Accepts responsibility for creation of test cases using own in-depth technical analysis of both functional and non-functional specifications (such as reliability, efficiency, usability, maintainability and portability). Creates traceability records, from test cases back to requirements. Produces test scripts, materials and regression test packs to test new and amended software or services. Specifies requirements for environment, data, resources and tools. Interprets, executes and documents complex test scripts using agreed methods and standards. Records and analyses actions and results, and maintains a defect register. Reviews test results and modifies tests if necessary. Provides reports on progress, anomalies, risks and issues associated with the overall project. Reports on system quality and collects metrics on test cases. Provides specialist advice to support others.

 

Queensland Government roles align with the Queensland Public Service Workforce Capability Success Profile.

The success profile is a sector wide, one-government approach to the leadership behaviours expected of all public sector employees to support high performing workplaces.  The profile describes three performance dimensions (vision, results and accountability) and 13 leadership competencies required against four role types: 

  • Individual contributor (manages self)
  • Team leader (manages individuals)
  • Program manager (manages multiple teams/projects)
  • Executive (manages program managers)

When developing a Role Description, identify the role type and then focus on the most important attributes and create a balance between SFIA skills and leadership skills.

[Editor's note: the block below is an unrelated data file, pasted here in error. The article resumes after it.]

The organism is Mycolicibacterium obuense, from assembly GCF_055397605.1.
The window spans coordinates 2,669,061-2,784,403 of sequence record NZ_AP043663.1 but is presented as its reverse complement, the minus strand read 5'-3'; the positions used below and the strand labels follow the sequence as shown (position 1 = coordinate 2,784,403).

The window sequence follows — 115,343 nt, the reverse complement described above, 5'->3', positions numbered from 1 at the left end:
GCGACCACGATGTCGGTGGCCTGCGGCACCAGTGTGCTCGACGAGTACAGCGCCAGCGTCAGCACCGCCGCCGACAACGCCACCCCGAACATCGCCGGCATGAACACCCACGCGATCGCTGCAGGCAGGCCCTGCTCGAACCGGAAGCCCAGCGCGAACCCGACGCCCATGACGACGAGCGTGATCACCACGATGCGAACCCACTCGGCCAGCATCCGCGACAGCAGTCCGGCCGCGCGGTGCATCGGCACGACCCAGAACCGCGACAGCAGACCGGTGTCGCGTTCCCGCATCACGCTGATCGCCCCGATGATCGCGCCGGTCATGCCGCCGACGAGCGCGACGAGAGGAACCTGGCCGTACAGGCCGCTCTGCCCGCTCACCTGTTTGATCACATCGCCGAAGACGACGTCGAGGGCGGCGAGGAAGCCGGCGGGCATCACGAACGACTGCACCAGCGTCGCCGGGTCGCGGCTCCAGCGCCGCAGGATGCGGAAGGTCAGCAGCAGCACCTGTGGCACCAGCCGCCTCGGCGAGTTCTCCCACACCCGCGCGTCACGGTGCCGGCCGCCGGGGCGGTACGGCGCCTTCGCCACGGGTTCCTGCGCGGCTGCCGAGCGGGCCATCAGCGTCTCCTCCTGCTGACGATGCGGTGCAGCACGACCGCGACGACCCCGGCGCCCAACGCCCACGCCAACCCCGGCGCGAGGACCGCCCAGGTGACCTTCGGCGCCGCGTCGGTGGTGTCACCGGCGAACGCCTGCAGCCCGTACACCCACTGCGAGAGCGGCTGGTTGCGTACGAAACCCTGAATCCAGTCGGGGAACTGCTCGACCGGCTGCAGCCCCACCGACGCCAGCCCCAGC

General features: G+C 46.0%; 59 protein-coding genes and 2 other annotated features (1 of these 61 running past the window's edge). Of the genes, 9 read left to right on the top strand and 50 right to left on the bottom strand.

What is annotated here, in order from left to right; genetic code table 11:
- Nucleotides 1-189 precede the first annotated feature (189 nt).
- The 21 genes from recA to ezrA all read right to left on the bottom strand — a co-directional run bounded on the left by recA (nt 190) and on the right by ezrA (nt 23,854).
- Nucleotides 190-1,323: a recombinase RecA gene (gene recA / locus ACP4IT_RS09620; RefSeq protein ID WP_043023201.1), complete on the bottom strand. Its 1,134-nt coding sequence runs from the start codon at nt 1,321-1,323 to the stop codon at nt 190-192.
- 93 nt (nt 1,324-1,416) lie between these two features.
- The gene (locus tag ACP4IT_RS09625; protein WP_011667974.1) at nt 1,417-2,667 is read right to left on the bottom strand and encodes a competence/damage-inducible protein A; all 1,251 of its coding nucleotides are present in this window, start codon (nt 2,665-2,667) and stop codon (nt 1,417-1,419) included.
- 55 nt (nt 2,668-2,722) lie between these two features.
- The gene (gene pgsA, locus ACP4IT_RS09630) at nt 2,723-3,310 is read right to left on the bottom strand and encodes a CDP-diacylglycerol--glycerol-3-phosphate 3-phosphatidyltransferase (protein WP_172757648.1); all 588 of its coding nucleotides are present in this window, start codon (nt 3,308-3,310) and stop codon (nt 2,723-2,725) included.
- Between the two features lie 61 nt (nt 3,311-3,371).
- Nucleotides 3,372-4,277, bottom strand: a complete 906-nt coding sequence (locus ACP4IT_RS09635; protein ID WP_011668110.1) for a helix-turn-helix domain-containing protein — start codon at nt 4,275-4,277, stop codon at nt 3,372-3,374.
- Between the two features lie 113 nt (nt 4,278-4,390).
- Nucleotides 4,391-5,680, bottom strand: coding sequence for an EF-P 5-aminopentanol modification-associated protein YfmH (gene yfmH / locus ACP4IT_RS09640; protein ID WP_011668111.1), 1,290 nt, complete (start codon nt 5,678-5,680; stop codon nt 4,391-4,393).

Entry points

A degree level qualification in areas such as design or creative industries is a minimum requirement.

Highly developed communication skills, ability to work under pressure and the ability to work in a team are also required to be a graphic designer.

 

  1. The Skills Framework for the Information Age (SFIA) provides a common language that integrates with an organisation’s way of working, to improve capability and resource planning, resource deployment and performance management.  This role profile quotes extensively from the SFIA, under licence from the SFIA Foundation.  Information about the SFIA can be found at http://www.sfia-online.org/en
  2. The Queensland Public Service Workforce Capability Success Profile plays a key role in translating the government’s ‘talent management requirements’ into clear behavioural terms, while at the same time delivering organisational change and growth.  The success profile is being utilised to align sector-wide talent management strategies, including workforce planning, talent acquisition, leadership development, capability development, performance management, career management and succession planning.

http://www.psc.qld.gov.au/includes/assets/PSC_Workforce_Capability_Success_Profile.pdf

The supporting Companion Guide can be found at 

http://www.psc.qld.gov.au/includes/assets/Companion_guide_QPS_Workforce_Capability_Success_Profile.pdf